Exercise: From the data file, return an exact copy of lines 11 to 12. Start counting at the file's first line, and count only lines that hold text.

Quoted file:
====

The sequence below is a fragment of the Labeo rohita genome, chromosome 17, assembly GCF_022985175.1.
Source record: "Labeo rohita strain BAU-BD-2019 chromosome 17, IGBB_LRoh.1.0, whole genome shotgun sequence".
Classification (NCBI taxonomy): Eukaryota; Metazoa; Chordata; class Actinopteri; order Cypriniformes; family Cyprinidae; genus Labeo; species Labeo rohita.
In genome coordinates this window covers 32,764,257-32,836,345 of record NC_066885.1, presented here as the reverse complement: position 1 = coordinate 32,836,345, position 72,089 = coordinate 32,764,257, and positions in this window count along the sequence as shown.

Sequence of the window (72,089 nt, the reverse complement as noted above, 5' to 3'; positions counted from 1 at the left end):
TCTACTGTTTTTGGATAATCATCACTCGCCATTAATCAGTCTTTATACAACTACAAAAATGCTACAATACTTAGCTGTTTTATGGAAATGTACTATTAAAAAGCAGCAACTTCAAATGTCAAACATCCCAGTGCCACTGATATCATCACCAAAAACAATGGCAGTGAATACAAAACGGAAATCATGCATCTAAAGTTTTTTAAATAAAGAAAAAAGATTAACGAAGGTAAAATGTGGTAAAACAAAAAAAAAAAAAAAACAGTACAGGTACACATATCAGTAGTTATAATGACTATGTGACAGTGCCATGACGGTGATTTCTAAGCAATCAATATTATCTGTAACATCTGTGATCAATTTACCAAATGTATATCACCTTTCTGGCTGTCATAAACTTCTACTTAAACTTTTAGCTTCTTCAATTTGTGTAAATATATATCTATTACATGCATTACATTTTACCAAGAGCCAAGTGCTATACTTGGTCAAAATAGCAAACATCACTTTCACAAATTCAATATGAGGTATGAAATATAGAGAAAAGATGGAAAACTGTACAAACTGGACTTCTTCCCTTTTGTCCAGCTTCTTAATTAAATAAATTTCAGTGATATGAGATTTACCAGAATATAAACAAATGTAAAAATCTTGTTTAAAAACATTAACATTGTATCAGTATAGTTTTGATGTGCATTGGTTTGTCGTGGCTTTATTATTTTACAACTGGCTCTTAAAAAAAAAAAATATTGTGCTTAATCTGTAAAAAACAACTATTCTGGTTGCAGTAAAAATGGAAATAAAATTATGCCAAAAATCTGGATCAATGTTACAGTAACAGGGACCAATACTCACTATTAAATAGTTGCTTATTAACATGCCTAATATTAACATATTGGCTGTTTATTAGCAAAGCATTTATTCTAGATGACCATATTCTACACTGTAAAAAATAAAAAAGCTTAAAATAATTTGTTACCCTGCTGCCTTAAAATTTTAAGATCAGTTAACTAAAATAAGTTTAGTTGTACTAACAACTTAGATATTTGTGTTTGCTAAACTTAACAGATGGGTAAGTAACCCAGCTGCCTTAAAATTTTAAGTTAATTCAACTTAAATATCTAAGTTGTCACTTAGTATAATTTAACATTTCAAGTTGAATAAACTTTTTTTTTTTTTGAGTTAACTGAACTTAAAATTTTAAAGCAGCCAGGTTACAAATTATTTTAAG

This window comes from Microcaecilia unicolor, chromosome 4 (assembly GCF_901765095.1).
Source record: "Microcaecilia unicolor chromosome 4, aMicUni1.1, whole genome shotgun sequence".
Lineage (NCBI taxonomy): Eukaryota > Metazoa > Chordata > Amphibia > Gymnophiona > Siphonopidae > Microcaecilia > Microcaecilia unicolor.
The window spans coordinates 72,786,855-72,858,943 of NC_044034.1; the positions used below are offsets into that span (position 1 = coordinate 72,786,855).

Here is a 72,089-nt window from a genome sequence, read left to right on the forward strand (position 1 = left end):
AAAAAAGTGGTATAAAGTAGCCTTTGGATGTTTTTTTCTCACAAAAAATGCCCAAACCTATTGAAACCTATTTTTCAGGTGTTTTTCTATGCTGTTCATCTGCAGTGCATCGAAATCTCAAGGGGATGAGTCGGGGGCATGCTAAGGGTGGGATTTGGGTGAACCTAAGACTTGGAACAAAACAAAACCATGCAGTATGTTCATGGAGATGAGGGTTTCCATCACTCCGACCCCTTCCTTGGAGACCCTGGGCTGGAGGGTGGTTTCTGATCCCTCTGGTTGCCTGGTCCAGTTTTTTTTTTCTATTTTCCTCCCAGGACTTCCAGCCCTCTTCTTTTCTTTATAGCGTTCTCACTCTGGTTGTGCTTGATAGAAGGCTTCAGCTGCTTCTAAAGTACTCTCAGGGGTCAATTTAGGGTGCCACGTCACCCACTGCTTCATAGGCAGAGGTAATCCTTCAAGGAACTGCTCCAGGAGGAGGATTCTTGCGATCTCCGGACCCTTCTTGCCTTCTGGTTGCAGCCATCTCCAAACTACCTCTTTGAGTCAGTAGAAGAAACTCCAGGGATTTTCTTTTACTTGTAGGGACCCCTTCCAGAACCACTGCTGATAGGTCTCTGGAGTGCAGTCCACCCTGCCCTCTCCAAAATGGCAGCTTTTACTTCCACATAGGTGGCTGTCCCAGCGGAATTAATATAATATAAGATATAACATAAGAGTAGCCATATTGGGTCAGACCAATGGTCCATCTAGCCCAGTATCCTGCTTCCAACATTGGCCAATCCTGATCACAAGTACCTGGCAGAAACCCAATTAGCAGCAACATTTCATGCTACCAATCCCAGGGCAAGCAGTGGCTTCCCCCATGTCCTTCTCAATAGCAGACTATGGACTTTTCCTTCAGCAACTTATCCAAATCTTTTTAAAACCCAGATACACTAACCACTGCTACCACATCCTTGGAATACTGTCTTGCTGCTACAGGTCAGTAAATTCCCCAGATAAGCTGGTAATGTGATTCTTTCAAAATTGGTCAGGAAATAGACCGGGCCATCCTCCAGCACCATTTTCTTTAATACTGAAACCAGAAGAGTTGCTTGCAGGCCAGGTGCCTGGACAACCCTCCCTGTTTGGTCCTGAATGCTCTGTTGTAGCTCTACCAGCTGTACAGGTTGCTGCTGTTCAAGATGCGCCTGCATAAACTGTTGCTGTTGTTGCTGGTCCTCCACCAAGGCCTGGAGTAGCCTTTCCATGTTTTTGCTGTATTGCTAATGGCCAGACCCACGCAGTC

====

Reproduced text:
Here is a 72,089-nt window from a genome sequence, read left to right on the forward strand (position 1 = left end):
AAAAAAGTGGTATAAAGTAGCCTTTGGATGTTTTTTTCTCACAAAAAATGCCCAAACCTATTGAAACCTATTTTTCAGGTGTTTTTCTATGCTGTTCATCTGCAGTGCATCGAAATCTCAAGGGGATGAGTCGGGGGCATGCTAAGGGTGGGATTTGGGTGAACCTAAGACTTGGAACAAAACAAAACCATGCAGTATGTTCATGGAGATGAGGGTTTCCATCACTCCGACCCCTTCCTTGGAGACCCTGGGCTGGAGGGTGGTTTCTGATCCCTCTGGTTGCCTGGTCCAGTTTTTTTTTTCTATTTTCCTCCCAGGACTTCCAGCCCTCTTCTTTTCTTTATAGCGTTCTCACTCTGGTTGTGCTTGATAGAAGGCTTCAGCTGCTTCTAAAGTACTCTCAGGGGTCAATTTAGGGTGCCACGTCACCCACTGCTTCATAGGCAGAGGTAATCCTTCAAGGAACTGCTCCAGGAGGAGGATTCTTGCGATCTCCGGACCCTTCTTGCCTTCTGGTTGCAGCCATCTCCAAACTACCTCTTTGAGTCAGTAGAAGAAACTCCAGGGATTTTCTTTTACTTGTAGGGACCCCTTCCAGAACCACTGCTGATAGGTCTCTGGAGTGCAGTCCACCCTGCCCTCTCCAAAATGGCAGCTTTTACTTCCACATAGGTGGCTGTCCCAGCGGAATTAATATAATATAAGATATAACATAAGAGTAGCCATATTGGGTCAGACCAATGGTCCATCTAGCCCAGTATCCTGCTTCCAACATTGGCCAATCCTGATCACAAGTACCTGGCAGAAACCCAATTAGCAGCAACATTTCATGCTACCAATCCCAGGGCAAGCAGTGGCTTCCCCCATGTCCTTCTCAATAGCAGACTATGGACTTTTCCTTCAGCAACTTATCCAAATCTTTTTAAAACCCAGATACACTAACCACTGCTACCACATCCTTGGAATACTGTCTTGCTGCTACAGGTCAGTAAATTCCCCAGATAAGCTGGTAATGTGATTCTTTCAAAATTGGTCAGGAAATAGACCGGGCCATCCTCCAGCACCATTTTCTTTAATACTGAAACCAGAAGAGTTGCTTGCAGGCCAGGTGCCTGGACAACCCTCCCTGTTTGGTCCTGAATGCTCTGTTGTAGCTCTACCAGCTGTACAGGTTGCTGCTGTTCAAGATGCGCCTGCATAAACTGTTGCTGTTGTTGCTGGTCCTCCACCAAGGCCTGGAGTAGCCTTTCCATGTTTTTGCTGTATTGCTAATGGCCAGACCCACGCAGTC